Am I a geek or a nerd?


I fucking love Diane Ravitch
September 27, 2013, 9:02 am
Filed under: education law, Nerd | Tags: , , ,

You read that right. She’s the voice of reason. And not afraid to change her mind when evidence dictates that’s the right thing to do.

Just go listen to her: Diane Rocks!

In other news, my year long absence is over. I’m going to post more often. I’ve had some revealing experiences lately, in education, and I’m feeling compelling to get it out there. One of the points that I found compelling with Ravitch’s NPR interview above was the notion of Education as a social benefit not a consumer good. I recently left a job where I was duped by the CEO into believing he agreed with that sentiment. Then he misappropriated a grant and the teachers, pilot schools, and professional organizations we worked with got fucked.

So I’ve got some shit to get off my chest and most of it involves swearing like its my job. I am a nerd after all (see side bar for definition…)

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Is this a dead horse I’m beating?
February 19, 2012, 8:53 pm
Filed under: education law, evaluation | Tags: , ,

I belatedly finished Diane Ravitch’s Death and Life of the Great American School System (I link to B&N because I have a Nook…we actually have three Nooks in this house…for two people who are able to read…and a tablet…and a netbook…heavens…) and while I’m pretty sure I knew the basics of much of her position, that she provides citations and research to debunk myth and illustrate our dangerous ways makes this a nerdy/geeky delight.

Read it yourself for the full poop; I’m still thinking about the prospect of using student test scores to evaluate teachers. Ravitch provides much info, but the piece I’m most struck by is this study: “Error Rates in Measuring Teacher and School Performance Based on Student Test Score Gains.” In short, the USDE commissioned a study that found that error rates in determining effectiveness of individual teachers range anywhere from 25 to 35 per cent depending the variables (number of years scores are collected for example). This was released in July 2010. One year prior to this study Race to the Top was announced and in part required states to use student scores to evaluate teachers. Hmm. I poked through the study document and found citations dated 2010, so my assumption is that this was commissioned sometime in 2010. So USDE demanded an action of states and at the same time paid for a study to see if that action was really effective. Then it turns out that the action doesn’t seem to be a great option but they keep on keepin’ on with the demands.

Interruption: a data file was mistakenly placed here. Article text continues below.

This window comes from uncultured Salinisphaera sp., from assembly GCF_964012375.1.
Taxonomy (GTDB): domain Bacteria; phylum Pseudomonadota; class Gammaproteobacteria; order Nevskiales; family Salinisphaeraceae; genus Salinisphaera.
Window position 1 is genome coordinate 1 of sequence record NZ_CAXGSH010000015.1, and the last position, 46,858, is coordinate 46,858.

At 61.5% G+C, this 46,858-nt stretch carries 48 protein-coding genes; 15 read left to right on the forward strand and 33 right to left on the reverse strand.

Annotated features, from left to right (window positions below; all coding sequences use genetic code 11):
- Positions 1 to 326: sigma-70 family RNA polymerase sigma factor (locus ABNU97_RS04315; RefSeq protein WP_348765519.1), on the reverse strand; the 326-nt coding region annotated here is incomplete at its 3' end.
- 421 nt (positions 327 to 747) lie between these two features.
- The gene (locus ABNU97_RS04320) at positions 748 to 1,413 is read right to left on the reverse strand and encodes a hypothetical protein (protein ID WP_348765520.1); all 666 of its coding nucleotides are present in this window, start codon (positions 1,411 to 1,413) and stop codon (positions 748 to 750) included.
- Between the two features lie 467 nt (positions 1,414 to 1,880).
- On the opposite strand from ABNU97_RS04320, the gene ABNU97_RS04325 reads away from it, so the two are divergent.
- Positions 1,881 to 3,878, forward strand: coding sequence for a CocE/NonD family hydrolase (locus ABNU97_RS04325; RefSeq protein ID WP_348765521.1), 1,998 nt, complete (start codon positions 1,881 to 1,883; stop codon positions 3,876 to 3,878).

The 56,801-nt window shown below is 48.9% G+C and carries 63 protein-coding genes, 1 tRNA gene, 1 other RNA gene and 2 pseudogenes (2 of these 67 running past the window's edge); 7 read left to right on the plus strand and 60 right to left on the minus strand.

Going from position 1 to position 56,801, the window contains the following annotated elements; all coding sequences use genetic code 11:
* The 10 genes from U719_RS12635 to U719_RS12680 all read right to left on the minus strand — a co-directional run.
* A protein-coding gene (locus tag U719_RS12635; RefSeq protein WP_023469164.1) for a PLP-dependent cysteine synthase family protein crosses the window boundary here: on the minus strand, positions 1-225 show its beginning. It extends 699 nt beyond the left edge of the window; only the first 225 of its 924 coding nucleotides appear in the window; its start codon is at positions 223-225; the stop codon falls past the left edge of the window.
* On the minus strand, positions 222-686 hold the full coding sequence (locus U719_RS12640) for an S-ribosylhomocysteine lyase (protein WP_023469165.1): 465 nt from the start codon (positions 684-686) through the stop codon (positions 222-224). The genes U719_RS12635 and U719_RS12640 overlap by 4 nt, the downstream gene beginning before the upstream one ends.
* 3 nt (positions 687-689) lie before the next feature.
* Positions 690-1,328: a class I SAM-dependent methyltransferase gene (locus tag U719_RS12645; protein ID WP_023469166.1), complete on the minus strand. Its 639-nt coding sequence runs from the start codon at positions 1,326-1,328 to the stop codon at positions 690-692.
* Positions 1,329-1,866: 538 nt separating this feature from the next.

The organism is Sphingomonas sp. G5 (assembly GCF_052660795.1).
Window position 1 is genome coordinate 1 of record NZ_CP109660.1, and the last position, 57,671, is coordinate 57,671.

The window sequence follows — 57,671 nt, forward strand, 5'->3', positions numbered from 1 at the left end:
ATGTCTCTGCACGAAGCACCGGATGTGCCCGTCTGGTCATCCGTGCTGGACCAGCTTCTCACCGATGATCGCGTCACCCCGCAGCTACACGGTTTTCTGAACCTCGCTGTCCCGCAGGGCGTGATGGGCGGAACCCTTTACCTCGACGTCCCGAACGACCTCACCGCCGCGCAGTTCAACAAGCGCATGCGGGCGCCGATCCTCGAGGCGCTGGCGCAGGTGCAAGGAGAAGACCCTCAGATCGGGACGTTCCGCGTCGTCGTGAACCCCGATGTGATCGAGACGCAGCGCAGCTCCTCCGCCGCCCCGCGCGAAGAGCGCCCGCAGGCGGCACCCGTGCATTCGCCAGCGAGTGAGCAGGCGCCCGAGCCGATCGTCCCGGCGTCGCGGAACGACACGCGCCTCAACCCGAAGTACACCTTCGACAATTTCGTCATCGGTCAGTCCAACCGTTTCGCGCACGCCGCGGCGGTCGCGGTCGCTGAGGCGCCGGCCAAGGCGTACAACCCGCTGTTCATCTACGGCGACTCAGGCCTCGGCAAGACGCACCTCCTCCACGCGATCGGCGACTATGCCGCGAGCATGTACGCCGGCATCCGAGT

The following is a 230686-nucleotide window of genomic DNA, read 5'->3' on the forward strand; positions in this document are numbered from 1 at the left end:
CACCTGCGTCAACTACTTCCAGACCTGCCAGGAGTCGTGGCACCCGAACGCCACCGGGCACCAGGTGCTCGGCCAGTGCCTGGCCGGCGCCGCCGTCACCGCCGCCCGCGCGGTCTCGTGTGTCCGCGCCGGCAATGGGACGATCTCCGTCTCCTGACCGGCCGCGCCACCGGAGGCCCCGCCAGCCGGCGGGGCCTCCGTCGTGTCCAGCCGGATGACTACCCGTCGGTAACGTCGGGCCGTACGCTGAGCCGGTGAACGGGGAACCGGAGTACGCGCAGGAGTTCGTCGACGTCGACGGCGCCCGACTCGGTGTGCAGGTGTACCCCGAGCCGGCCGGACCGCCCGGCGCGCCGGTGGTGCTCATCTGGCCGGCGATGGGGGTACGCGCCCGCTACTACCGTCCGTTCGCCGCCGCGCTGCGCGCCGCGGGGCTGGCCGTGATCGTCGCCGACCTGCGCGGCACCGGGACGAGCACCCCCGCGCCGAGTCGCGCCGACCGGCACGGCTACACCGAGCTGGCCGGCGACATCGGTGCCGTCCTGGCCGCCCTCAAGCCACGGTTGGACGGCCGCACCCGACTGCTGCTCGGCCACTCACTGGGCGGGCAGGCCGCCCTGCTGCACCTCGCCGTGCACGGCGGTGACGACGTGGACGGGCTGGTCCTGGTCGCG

I get that scores will just be one part of evaluation for teacher here in NY, and I get that we don’t have a great system in place now (see here, here, here and I’m sure I’ve mentioned more than that and for some other great links and commentary on this, here), but I really don’t think I want any part of any evaluation to have an error rate of 25%.

I’m still trying to be unsurprised by the blindness of everyone barreling down this road.



Everything I could say about RTTT in NY has been said…almost.
January 26, 2012, 9:41 pm
Filed under: assessment, education law | Tags: , , , ,

Here

God bless the New York Times, this article sums up all of my questions and concerns better than I ever could. That said, I have something to add. The author questions the role of State Ed in determining how well 700 school districts are assessing students for growth in non-state tested subjects given the budget cuts at the state level and the number of students and teachers and assessments that would need independent review.